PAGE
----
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'Blackish' Tackles the Subject of Police Brutality

The Wednesday night episode of the ABC show "Black-ish" addressed the issue of police brutality with questions, a little humor, and some hope.

The episode titled, "Hope" centers around the Johnson family trying to decide how to explain to their tween twins, Jack and Diane, what police brutality is.

The episode is set with the Johnsons sitting in their living room watching CNN coverage of a case involving police brutality against an unarmed teenager in Los Angeles and waiting for a grand jury indictment. While everyone in the family seems to have a strong opinion on what's happening, Dre (Anthony Anderson) and Rainbow (Tracee Ellis Ross) can't seem to agree on how to address the issue with their youngest children.

While Rainbow (who goes by the nickname 'Bow), would rather shield the twins and let them continue to "hold on to their innocence and be kids a little while longer," Dre says,"They are not just children, they are black children and they need to know the world they are living in."

While that dilemma is definitely the crux of the episode, the family also embraces different facets of the issue at large. The family's discussion touches on everything from Sandra Bland and Freddie Gray, to the Ta-Nahesi Coates book "Between the World and Me" (which Andre Jr. is reading), to the O.J. Simpson trial.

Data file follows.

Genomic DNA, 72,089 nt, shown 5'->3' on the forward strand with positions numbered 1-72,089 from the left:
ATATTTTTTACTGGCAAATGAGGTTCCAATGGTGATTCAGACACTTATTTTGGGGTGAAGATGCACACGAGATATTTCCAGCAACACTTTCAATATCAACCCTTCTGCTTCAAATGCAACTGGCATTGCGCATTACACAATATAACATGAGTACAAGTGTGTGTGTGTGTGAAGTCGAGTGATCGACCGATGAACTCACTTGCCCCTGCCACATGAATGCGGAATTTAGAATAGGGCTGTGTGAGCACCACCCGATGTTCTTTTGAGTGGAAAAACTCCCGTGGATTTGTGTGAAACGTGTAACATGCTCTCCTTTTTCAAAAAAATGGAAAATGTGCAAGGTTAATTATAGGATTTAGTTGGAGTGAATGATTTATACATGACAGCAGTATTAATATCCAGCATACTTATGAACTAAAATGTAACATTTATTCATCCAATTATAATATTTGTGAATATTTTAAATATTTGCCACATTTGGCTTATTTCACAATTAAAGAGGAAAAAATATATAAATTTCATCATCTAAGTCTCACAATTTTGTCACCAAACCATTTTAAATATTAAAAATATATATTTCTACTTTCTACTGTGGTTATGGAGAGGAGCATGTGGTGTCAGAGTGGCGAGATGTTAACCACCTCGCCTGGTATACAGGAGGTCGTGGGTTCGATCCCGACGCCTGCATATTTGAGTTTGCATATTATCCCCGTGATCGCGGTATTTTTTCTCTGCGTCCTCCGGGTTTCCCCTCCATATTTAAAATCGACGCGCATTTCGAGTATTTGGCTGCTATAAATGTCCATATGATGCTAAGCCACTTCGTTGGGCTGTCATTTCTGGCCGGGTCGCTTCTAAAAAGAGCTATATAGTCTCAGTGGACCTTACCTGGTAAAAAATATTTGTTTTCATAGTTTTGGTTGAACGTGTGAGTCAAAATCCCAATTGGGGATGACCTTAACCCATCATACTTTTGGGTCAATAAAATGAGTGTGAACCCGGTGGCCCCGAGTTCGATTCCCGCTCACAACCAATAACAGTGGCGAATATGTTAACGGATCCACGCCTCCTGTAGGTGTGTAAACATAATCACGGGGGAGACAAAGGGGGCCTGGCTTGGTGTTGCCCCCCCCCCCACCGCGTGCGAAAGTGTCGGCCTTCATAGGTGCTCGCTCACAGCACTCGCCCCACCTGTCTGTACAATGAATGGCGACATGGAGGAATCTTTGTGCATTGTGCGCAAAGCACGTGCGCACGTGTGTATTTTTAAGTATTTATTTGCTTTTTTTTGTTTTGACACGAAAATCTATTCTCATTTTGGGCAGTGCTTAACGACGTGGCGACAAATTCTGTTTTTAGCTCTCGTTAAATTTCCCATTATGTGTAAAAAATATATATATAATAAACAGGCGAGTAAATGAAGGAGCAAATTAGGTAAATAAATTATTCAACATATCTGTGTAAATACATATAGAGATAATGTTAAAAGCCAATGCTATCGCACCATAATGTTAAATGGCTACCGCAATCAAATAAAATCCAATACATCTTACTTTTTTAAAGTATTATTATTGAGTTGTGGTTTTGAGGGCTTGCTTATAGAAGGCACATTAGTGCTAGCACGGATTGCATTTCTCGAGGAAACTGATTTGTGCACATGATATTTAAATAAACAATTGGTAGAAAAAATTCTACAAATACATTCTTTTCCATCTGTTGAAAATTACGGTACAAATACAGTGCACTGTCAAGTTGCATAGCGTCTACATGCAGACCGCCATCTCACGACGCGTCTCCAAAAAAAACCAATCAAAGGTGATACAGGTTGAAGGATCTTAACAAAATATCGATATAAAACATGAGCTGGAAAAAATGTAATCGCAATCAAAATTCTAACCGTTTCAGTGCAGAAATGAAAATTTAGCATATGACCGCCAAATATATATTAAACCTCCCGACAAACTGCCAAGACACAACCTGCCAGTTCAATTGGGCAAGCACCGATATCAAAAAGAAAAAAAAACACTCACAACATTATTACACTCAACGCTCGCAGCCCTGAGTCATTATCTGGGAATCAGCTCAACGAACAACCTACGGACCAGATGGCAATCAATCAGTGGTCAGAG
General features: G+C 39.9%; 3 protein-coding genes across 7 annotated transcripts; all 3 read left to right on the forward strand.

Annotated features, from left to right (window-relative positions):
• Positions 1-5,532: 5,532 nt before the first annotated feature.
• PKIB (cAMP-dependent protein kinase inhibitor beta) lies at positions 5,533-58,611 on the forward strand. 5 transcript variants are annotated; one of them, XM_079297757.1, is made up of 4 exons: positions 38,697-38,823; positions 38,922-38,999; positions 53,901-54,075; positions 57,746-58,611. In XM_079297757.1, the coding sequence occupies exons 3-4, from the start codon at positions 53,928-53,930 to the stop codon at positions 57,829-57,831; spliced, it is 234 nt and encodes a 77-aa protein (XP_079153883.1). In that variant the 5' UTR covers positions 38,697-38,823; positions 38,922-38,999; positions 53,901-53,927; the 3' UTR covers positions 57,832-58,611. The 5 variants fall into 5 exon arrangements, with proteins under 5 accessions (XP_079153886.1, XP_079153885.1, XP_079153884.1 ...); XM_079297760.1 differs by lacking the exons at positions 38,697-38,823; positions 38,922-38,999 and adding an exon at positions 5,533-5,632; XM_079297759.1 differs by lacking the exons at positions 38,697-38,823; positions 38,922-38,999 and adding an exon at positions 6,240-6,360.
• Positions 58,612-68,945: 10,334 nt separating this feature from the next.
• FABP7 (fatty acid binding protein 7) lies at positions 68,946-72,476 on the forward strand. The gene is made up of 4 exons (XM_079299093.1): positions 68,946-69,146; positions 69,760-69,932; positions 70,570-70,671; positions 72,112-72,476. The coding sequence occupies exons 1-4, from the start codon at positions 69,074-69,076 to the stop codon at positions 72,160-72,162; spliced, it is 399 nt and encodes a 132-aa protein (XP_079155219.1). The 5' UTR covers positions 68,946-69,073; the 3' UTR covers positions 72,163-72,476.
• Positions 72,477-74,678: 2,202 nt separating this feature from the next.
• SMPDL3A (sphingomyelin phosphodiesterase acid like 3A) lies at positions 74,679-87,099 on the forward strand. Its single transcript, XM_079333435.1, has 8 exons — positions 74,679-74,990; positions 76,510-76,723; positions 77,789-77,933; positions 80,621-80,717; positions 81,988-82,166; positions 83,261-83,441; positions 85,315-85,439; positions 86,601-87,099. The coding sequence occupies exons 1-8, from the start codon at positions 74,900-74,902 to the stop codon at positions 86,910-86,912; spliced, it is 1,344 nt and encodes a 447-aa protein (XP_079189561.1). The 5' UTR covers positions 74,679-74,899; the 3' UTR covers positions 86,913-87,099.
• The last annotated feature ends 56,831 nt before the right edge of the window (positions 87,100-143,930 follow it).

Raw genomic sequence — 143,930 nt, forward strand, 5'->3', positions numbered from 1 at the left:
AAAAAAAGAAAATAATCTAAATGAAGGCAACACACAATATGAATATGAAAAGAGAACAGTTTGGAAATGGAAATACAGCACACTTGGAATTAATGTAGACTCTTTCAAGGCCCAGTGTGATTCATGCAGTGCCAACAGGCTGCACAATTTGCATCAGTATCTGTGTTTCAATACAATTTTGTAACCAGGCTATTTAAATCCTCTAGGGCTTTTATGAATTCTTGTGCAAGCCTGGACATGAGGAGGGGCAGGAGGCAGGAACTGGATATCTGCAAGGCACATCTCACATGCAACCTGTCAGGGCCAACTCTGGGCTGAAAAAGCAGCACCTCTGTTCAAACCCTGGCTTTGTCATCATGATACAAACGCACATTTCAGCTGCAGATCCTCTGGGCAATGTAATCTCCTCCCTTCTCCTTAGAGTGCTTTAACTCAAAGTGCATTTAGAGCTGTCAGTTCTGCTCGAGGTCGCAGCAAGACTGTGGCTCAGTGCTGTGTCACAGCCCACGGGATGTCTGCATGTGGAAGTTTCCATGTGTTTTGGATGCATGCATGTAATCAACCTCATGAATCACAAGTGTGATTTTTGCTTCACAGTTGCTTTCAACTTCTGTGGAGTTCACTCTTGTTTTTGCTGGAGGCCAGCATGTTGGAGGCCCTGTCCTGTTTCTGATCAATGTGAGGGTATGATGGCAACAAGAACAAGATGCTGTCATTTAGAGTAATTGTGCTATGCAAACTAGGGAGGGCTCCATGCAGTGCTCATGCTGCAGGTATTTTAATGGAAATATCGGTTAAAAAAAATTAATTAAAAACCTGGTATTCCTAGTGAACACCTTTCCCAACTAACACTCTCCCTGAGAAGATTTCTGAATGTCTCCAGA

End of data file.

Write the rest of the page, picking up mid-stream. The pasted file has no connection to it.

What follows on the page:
The episode also makes sure to break up some of the heaviness with humor, like Jack (Miles Brown) thinking that "unarmed" means having no arms or Grandma Ruby (Jenifer Lewis) skipping out on getting Chipotle for the family in favor of food that "Sticks in your stomach" so that the food in the fridge can be used as weapons (because there is a protest after all).

One of the most poignant moments of the episode, however, is when Dre gives a monologue about the Obama inauguration after Bow says she wants her children to still have hope:

"Oh, so you wanna talk about hope, 'Bow? Obama ran on hope. Remember when he got elected? And we felt like maybe, just maybe, we got out of that bad place and made it to a good place," he started off. "...And we saw him, get out of that limo, and walk alongside of it, and wave to that crowd. Tell me you weren't terrified when you saw that. Tell me you weren't worried that someone was gonna snatch that hope away from us like they always do. That is the real world, 'Bow. And our children need to know that that's the world they live in."

It definitely hit home with many viewers.

Zoey (Yara Shahidi) who seems checked out from the issues for most of the episode eventually makes a statement I think many can relate to, and not just the teenage generation. She admits to being confused and lost: "Everyone I love has been talking about it all night, and I don't know what the answer is."

In the end, the family ends up going to the protest together. "I don't think the world is as broken as you do, Dre, but something's got to change," Bow says. "It's scary, but I think we should go down there."

Ruby stays home with the twins and of course she's prepared.